Positive Tension. Just like there are two poles on a battery, you need both charges to make energy. The same is true on a project team. The participants of a project have sometimes fundamental different objectives, although sharing the same goal. It takes a very diverse team of professionals to deliver the type of complex experiences we create in the themed entertainment industry. For example, the creative team members are focused on innovation, dreaming up the impossible, and are focused on taking risks to deliver something that has not been done before.
The project delivery team members, on the other hand, share the same overall goal of delivering a unique experience for guests, and approach it with a different set of criteria: they are fundamentally risk-averse, cost-conscious, and schedule-driven. Much of their success is measured through strict adherence to processes. Although many other subject matter experts participate in a project, these two categories are the most obvious examples.
Architecture and engineering as another example, work within the laws of nature. They contend with natural forces such as gravity and inertia. Also, these professionals have to be licensed. Because of this, their focus is on “the possible”. Put all of these groups together in a dynamic, constantly changing, high pressure, high investment project environment, and you have a recipe for tension. It is up to the project leadership to keep that tension “positive”. When the tension is positive, there is mutual respect, shared objectives, and an environment that balances all of the competing focuses.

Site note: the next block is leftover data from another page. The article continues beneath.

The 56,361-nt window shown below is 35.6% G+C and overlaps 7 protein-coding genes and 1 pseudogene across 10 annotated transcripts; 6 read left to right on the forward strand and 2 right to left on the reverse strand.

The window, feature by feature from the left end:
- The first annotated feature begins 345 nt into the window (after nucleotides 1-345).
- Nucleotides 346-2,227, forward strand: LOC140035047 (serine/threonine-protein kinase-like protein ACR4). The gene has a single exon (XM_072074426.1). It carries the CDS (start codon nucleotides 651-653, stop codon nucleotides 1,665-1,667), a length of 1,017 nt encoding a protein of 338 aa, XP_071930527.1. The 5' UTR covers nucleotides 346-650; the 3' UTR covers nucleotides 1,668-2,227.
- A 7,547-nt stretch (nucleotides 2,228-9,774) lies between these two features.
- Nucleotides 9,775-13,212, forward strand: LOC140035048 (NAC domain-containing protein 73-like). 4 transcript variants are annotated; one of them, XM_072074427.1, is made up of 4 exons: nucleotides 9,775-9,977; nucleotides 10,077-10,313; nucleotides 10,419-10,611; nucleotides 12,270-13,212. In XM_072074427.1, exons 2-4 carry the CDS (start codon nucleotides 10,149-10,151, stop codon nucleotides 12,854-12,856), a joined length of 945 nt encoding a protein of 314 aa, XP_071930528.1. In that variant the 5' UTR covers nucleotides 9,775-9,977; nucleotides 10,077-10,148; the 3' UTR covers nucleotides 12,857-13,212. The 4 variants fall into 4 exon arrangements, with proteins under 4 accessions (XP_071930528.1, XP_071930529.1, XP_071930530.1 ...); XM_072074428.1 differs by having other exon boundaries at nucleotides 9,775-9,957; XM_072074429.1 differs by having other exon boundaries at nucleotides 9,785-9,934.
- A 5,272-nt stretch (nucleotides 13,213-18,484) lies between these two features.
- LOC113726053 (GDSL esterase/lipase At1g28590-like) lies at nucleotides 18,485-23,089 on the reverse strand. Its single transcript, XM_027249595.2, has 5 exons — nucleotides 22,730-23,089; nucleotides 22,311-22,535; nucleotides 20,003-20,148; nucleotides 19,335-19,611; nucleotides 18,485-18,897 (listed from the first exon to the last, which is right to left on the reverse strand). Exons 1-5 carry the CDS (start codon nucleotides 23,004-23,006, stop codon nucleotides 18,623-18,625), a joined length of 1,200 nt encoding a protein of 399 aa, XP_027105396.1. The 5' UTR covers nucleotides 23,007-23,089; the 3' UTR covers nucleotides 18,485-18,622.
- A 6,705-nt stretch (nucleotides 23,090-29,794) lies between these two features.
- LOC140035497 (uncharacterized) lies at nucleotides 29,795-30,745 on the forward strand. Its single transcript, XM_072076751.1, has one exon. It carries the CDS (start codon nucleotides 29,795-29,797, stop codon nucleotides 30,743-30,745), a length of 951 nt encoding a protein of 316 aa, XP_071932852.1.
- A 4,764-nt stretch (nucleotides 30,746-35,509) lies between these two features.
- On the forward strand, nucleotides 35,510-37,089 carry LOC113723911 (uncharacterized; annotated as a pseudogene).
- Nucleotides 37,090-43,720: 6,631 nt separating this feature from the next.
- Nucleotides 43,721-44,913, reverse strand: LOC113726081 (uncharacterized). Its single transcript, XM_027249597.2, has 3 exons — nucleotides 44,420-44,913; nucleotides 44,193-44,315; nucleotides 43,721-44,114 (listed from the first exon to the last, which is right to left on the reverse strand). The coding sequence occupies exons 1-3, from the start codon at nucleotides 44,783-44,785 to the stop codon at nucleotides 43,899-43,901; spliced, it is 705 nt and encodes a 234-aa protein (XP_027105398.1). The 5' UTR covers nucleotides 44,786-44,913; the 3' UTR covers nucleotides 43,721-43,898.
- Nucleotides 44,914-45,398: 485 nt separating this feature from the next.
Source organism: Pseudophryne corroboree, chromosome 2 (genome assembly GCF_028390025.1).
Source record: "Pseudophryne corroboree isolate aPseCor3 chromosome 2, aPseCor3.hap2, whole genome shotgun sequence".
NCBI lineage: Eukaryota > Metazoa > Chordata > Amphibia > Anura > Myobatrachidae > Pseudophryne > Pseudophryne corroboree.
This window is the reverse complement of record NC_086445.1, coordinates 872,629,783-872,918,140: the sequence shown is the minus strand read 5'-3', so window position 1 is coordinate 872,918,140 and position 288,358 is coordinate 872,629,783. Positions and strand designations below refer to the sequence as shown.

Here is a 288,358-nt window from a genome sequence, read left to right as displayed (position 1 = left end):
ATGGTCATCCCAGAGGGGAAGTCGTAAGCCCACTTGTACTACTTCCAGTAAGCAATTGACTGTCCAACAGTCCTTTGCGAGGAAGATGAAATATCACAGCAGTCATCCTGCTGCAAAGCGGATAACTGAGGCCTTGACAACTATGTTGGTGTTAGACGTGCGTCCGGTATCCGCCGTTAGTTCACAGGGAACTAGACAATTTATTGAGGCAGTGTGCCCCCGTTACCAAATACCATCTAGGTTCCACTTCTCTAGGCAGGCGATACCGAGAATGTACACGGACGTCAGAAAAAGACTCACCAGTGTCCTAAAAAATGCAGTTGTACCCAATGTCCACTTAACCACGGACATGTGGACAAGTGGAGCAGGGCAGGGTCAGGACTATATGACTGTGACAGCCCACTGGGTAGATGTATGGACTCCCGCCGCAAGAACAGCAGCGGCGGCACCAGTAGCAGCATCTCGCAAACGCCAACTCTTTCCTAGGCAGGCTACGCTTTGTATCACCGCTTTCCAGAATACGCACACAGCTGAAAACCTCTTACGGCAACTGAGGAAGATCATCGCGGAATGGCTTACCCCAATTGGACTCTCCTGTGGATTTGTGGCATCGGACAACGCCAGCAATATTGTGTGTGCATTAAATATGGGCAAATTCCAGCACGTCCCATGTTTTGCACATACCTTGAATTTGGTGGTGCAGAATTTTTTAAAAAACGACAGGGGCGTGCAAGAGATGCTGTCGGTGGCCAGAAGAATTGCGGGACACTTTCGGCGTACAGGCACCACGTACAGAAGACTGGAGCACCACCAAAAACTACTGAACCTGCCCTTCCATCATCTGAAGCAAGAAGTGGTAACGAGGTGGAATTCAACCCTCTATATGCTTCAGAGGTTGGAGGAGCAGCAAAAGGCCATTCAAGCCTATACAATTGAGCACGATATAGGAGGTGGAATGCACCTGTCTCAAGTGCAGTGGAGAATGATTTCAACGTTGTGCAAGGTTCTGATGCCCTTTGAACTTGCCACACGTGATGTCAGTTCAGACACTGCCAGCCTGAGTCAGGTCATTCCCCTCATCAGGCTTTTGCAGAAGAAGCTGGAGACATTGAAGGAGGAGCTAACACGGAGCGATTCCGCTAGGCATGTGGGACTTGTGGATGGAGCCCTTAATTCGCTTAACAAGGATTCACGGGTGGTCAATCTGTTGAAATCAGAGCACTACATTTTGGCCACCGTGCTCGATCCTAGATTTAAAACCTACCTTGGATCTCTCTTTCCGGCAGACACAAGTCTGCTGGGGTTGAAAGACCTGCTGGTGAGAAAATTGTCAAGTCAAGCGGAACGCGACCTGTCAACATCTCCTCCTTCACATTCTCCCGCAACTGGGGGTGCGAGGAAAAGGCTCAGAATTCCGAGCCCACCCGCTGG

On a healthy project team with this type of balance, the creative team members will work within a set of design criteria that considers schedule, budget, and build-ability. These criteria would not be seen as restrictive, but rather as guidelines to motivate successful design. The project delivery team members would accept boundaries set by the team, that allow risk-taking and innovation. These would not be viewed as reckless or wasteful, rather, exploring innovation and experience. Finally, the architecture and engineering team members would seek to elevate their science to the level of art in exploring unconventional solutions.
Achieving positive tension requires commitment from the whole team. It’s encouraging each member to leverage what they know to stretch beyond, explore the new, and deliver the best work of their careers. In this type of environment of high pressure, there is no such thing as a “perfect team”, only the perfect effort.
Perhaps the best example of this is seen in “Pandora: The World of Avatar” at Disney’s Animal Kingdom. The engineering required to create the “floating mountains” is truly a work of art; an unconventional approach. Forming steel into curves that would look like vines was a true genius. Then, making the artificial foliage from stainless steel mesh so that it requires little maintenance was also breakthrough thinking. It took the whole team working together to deliver a dimensional experience that would authentically replicate what we all enjoyed on film.
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